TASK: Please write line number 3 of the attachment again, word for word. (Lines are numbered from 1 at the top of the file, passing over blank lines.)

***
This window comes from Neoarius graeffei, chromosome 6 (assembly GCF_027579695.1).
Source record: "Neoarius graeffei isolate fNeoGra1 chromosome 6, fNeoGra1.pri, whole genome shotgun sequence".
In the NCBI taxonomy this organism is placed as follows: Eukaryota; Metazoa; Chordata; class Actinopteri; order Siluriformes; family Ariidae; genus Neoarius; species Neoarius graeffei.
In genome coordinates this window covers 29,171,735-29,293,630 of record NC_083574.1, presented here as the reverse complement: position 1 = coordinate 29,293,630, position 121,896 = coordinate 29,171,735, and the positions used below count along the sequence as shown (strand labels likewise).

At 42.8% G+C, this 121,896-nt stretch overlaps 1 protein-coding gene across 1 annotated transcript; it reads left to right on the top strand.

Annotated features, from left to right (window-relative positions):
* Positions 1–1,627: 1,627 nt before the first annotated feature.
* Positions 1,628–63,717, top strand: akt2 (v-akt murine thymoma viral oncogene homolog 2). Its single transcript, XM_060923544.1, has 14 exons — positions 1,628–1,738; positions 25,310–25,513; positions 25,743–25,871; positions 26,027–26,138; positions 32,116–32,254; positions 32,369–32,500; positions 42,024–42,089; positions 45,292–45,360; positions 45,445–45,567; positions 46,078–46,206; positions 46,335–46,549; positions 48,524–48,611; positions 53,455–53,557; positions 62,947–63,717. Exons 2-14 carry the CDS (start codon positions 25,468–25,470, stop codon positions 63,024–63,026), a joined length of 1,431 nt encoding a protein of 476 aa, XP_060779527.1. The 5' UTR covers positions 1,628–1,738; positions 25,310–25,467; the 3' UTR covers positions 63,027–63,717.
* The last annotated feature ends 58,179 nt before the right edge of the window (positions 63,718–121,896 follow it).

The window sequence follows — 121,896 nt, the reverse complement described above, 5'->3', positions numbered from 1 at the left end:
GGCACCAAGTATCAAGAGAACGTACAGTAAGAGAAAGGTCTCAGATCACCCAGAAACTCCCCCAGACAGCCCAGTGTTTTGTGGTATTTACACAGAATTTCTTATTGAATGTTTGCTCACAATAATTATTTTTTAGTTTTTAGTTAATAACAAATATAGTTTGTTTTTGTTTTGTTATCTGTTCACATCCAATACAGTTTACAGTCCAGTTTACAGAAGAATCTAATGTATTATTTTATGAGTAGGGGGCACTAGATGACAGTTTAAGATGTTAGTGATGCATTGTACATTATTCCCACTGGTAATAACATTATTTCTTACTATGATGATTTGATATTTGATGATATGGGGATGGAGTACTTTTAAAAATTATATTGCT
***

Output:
In the NCBI taxonomy this organism is placed as follows: Eukaryota; Metazoa; Chordata; class Actinopteri; order Siluriformes; family Ariidae; genus Neoarius; species Neoarius graeffei.